Where You Can Visit Tonic Syrup
Park and also attend design/ gift / artisan markets, such as Bowerbird (Adelaide), Finders Keepers, Makers & Shakers, The Big Design Market, The Creators’ Market and more. Keep track of Tonic Syrups market schedule at their Instagram account.
What is tonic syrup?
Made to a recipe formulated in the 1820s, the sin-kō-nah tonic syrup is infused with cinchona bark – the natural source of quinine. This is the defining ingredient of tonic water. Using the bark imparts a uniquely bitter flavour and distinctive colour to the syrup.
Other ingredients used are juniper berries, and local citrus – the zest and juice of lemons, limes and oranges for that piquant zing.
Tonic syrup was originally concocted by officers serving in British India to ease fever and ward off malaria. Mixed with soda and gin, this highball cocktail became an icon of the colonial Empire.
Quinine is a chemical that naturally occurs in cinchona bark. It is an anti-malarial, and muscle relaxant. It has been used at various times to treat stress, heartburn, upset tummies, leg cramps … and gin.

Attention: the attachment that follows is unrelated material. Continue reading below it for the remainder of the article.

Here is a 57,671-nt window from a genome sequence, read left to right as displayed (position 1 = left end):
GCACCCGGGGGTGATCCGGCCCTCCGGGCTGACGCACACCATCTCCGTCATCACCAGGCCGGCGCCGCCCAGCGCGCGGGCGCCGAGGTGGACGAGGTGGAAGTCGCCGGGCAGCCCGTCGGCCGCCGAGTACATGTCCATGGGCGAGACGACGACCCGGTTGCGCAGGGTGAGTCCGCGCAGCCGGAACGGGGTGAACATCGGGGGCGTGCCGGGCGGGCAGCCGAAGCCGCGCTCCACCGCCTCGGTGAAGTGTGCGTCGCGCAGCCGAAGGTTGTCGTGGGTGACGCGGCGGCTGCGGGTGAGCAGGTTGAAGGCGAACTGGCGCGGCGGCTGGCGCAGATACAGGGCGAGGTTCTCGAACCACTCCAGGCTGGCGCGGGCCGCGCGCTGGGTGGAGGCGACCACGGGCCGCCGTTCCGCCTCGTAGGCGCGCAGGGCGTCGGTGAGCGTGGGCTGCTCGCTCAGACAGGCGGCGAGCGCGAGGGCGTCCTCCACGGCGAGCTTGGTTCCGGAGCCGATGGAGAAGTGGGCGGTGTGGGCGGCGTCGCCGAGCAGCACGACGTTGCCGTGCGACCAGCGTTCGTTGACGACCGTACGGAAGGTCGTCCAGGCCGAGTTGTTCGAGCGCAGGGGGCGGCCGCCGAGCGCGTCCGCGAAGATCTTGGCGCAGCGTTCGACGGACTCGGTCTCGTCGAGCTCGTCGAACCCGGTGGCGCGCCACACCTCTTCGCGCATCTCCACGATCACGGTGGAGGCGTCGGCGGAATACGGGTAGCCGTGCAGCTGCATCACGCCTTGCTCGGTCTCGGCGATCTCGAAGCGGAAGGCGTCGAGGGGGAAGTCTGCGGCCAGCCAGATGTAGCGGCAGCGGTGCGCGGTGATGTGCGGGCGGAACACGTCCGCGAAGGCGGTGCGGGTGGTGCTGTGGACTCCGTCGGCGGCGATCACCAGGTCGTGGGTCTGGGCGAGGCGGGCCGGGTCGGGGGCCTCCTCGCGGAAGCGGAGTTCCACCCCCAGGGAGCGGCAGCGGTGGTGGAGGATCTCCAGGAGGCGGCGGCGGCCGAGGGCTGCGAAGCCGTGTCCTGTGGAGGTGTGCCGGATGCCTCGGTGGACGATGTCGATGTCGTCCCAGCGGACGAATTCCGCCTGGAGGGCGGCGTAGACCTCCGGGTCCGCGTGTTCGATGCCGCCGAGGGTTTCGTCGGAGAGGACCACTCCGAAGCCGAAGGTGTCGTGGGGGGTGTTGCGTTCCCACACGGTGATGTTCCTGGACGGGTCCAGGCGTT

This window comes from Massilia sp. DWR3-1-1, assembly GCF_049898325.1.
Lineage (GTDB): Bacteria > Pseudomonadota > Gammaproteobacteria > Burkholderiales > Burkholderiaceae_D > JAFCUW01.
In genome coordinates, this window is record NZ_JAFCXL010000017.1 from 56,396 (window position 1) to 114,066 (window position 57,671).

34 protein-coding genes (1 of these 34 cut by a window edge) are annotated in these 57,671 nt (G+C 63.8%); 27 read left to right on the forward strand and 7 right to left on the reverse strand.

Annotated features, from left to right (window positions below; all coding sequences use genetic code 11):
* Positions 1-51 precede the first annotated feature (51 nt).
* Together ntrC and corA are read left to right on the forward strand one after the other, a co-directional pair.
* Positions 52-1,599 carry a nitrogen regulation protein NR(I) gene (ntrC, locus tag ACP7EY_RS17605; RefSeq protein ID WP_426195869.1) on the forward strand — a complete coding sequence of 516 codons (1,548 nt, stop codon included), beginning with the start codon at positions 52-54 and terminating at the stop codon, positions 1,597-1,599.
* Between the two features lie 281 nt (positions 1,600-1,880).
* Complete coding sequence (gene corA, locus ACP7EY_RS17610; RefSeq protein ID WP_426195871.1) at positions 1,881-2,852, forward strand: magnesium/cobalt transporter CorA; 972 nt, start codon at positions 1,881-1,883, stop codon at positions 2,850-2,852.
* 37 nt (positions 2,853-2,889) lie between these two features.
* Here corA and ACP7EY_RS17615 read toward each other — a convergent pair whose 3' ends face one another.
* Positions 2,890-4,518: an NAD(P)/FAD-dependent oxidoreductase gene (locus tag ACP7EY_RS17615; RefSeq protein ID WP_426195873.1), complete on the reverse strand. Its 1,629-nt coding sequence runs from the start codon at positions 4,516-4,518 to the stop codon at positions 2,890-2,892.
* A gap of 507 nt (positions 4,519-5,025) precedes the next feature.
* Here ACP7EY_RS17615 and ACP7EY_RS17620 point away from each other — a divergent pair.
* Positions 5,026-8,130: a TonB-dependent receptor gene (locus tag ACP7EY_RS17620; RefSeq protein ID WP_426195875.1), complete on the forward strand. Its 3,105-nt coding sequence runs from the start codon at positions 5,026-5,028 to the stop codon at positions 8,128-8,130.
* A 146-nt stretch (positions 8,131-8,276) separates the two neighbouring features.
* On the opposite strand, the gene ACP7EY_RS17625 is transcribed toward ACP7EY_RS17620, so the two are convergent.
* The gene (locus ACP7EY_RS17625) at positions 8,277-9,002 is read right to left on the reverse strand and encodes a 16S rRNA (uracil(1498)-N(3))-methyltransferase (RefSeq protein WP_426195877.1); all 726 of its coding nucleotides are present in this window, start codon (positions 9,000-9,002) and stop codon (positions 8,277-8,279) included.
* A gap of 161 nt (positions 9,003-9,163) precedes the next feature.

We’re reviving the way tonic water was originally made
sin-kō-nah tonic syrup returns this refreshing tipple to authenticity, curing thirst and enlivening cocktails – alcoholic & non-alcoholic alike.
The new kȯ-fē tonic syrup is produced in collaboration with Padre Coffee. Make espresso tonics at home with ease.
What makes sin-kō-nah tonic syrup special?
The tonic syrup is made with real cinchona bark (not extract, not powder), the natural source of quinine. That’s where the name sin-kō-nah comes from.
The bark is imported and infuse it into the tonic syrup, just as they did in British India back in the 1820s.
Quinine has long been used as a treatment for malaria. However, it has also been used to treat gastric disorders, flu, cramps, fever and general aches and pains.
We love the bitterness of cinchona bark
While cinchona may indeed offer these health benefits and more, the main reasons Tonic syrup use the bark is for its authenticity and inimitable flavour profile. Quite frankly, it makes their tonic syrup taste damn good, with or without gin! The colour it imparts also makes for a pretty drink.
The cinchona bark is imported. Due to biosecurity issues, neither the seeds nor plants can be brought into Australia, but it can be imported in its milled state.
Tonic Syrup source as many of its ingredients as possible locally. The citrus used is sourced from local farmers. Handcrafting the tonic, producing it in small batches, using no additives or preservatives also make sin-kō-nah tonic syrup special.